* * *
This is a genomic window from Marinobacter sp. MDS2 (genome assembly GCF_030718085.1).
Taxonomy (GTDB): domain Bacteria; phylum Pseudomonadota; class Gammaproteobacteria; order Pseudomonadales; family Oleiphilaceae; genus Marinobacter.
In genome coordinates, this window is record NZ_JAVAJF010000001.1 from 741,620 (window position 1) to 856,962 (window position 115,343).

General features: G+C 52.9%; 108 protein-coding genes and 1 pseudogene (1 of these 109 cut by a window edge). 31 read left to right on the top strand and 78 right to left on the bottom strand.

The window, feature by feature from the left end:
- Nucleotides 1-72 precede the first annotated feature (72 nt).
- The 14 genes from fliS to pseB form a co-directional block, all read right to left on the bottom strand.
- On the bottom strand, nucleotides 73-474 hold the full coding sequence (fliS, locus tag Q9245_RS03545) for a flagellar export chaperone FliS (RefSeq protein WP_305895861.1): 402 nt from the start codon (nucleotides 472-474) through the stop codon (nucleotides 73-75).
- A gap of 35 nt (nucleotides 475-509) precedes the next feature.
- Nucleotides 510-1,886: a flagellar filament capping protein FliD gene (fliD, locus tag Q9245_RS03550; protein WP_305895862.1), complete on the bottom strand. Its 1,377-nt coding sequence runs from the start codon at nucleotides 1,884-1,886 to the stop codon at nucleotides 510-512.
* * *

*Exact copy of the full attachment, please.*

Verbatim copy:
This is a genomic window from Marinobacter sp. MDS2 (genome assembly GCF_030718085.1).
Taxonomy (GTDB): domain Bacteria; phylum Pseudomonadota; class Gammaproteobacteria; order Pseudomonadales; family Oleiphilaceae; genus Marinobacter.
In genome coordinates, this window is record NZ_JAVAJF010000001.1 from 741,620 (window position 1) to 856,962 (window position 115,343).

General features: G+C 52.9%; 108 protein-coding genes and 1 pseudogene (1 of these 109 cut by a window edge). 31 read left to right on the top strand and 78 right to left on the bottom strand.

The window, feature by feature from the left end:
- Nucleotides 1-72 precede the first annotated feature (72 nt).
- The 14 genes from fliS to pseB form a co-directional block, all read right to left on the bottom strand.
- On the bottom strand, nucleotides 73-474 hold the full coding sequence (fliS, locus tag Q9245_RS03545) for a flagellar export chaperone FliS (RefSeq protein WP_305895861.1): 402 nt from the start codon (nucleotides 472-474) through the stop codon (nucleotides 73-75).
- A gap of 35 nt (nucleotides 475-509) precedes the next feature.
- Nucleotides 510-1,886: a flagellar filament capping protein FliD gene (fliD, locus tag Q9245_RS03550; protein WP_305895862.1), complete on the bottom strand. Its 1,377-nt coding sequence runs from the start codon at nucleotides 1,884-1,886 to the stop codon at nucleotides 510-512.